Just 1 week into full time RVing and still at a park with hookups to iron out kinks, of which there are many (don

                EDIT: continued in next post
                Mod Note: This Forum software does not allow the use of "smart quotes and apostrophes" as well as many other characters that have to be represented using UTF-8 encoding.
                SunnyBoy 3000 US, 18 BP Solar 175B panels.

                Comment


                • #9
                  Originally posted by jflorey2 View Post
                  ...An even easier method is to use a separate subpanel for shore power in. There would be two outputs from this panel - A/C and inverter. That way the A/C is depowered when shore power goes away.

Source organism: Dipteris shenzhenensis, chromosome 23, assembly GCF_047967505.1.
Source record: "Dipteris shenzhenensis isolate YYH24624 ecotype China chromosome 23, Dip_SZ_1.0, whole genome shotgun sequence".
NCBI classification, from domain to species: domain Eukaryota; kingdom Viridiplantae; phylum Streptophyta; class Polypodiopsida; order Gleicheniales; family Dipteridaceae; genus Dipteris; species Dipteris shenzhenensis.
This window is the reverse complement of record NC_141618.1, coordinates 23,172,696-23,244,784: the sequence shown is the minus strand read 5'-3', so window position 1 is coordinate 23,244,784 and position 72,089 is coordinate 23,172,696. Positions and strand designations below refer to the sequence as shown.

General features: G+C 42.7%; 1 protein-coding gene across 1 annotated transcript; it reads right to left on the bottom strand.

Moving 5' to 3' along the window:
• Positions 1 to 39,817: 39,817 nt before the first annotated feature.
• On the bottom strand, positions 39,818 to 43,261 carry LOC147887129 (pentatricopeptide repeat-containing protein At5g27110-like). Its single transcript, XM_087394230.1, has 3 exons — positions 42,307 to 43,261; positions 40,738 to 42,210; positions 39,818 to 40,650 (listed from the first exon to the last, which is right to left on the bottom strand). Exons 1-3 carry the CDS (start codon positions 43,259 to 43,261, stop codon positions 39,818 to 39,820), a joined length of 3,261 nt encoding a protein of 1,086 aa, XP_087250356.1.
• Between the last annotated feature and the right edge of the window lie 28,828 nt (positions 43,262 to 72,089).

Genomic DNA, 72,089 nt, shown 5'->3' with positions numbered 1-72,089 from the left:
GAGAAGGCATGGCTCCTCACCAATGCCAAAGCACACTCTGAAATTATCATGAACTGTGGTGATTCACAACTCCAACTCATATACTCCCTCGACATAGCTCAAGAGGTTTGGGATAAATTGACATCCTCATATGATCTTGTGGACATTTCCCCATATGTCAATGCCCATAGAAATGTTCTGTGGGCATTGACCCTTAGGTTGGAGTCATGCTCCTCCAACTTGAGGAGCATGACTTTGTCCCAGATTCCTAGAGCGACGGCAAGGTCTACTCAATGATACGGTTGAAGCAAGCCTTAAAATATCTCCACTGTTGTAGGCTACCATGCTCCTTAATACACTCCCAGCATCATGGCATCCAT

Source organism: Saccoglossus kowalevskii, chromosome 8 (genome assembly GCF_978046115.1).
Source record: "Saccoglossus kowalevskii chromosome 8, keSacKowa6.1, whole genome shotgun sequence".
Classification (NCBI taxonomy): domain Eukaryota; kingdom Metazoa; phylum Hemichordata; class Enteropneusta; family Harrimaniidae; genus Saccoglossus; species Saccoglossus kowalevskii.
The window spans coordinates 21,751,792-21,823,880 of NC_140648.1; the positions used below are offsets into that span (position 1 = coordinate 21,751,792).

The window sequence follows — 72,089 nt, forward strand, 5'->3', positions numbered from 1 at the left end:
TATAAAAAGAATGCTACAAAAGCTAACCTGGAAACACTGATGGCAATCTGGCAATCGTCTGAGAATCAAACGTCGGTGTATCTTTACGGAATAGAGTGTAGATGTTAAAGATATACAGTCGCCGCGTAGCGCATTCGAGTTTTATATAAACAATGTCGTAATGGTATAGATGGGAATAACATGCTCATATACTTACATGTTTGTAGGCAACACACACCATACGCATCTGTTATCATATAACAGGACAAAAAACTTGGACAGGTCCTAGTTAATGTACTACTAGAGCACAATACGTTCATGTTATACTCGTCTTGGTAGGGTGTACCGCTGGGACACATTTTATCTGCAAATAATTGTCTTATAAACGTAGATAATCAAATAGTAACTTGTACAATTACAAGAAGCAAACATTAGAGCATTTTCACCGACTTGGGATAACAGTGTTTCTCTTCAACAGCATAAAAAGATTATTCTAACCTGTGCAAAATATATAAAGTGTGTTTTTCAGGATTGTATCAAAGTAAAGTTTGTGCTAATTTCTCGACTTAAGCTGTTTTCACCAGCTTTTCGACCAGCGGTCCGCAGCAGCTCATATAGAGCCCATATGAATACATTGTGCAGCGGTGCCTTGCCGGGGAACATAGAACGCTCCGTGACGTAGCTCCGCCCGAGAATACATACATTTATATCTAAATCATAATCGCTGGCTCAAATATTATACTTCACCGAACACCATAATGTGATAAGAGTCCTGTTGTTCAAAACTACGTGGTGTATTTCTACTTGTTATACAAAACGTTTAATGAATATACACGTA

This is an excellent idea! Thank you. This is absolutely what I was looking for. It won't be easy, as I used 10/2 UF wire to run from shore power to the inverter, but it's doable and will totally ensure the air conditioner ONLY runs on shore power. I think I'll add the fridge to this too (with its own breaker, of course), so I can run it on shore power too without worrying, when plugged in.

                  As as for the fuses, I'm gonna replace the 250 amp fuse that blew, between the inverter and the positive bus bar, with a 150 amp circuit breaker. I'm also gonna replace the 250 amp fuse I have between battery positive and the positive bus bar with a 200 amp fuse--this will be my reserve 'chute in case the breaker fails. All 2/0 wire.